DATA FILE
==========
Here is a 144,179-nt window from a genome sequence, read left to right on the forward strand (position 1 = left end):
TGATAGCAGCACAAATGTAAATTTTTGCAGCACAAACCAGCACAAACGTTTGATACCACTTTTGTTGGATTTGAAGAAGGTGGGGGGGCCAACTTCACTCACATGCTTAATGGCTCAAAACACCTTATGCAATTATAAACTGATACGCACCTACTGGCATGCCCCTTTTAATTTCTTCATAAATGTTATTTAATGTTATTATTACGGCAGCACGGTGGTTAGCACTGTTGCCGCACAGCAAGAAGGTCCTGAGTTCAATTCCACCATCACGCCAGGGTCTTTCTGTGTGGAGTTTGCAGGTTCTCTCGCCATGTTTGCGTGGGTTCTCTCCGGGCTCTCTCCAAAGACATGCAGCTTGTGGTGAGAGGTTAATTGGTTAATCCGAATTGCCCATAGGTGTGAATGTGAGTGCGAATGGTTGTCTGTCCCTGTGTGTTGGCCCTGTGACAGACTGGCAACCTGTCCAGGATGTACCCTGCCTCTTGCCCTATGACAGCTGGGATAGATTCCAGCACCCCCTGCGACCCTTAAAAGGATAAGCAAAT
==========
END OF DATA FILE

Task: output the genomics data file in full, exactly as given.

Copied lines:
Here is a 144,179-nt window from a genome sequence, read left to right on the forward strand (position 1 = left end):
TGATAGCAGCACAAATGTAAATTTTTGCAGCACAAACCAGCACAAACGTTTGATACCACTTTTGTTGGATTTGAAGAAGGTGGGGGGGCCAACTTCACTCACATGCTTAATGGCTCAAAACACCTTATGCAATTATAAACTGATACGCACCTACTGGCATGCCCCTTTTAATTTCTTCATAAATGTTATTTAATGTTATTATTACGGCAGCACGGTGGTTAGCACTGTTGCCGCACAGCAAGAAGGTCCTGAGTTCAATTCCACCATCACGCCAGGGTCTTTCTGTGTGGAGTTTGCAGGTTCTCTCGCCATGTTTGCGTGGGTTCTCTCCGGGCTCTCTCCAAAGACATGCAGCTTGTGGTGAGAGGTTAATTGGTTAATCCGAATTGCCCATAGGTGTGAATGTGAGTGCGAATGGTTGTCTGTCCCTGTGTGTTGGCCCTGTGACAGACTGGCAACCTGTCCAGGATGTACCCTGCCTCTTGCCCTATGACAGCTGGGATAGATTCCAGCACCCCCTGCGACCCTTAAAAGGATAAGCAAAT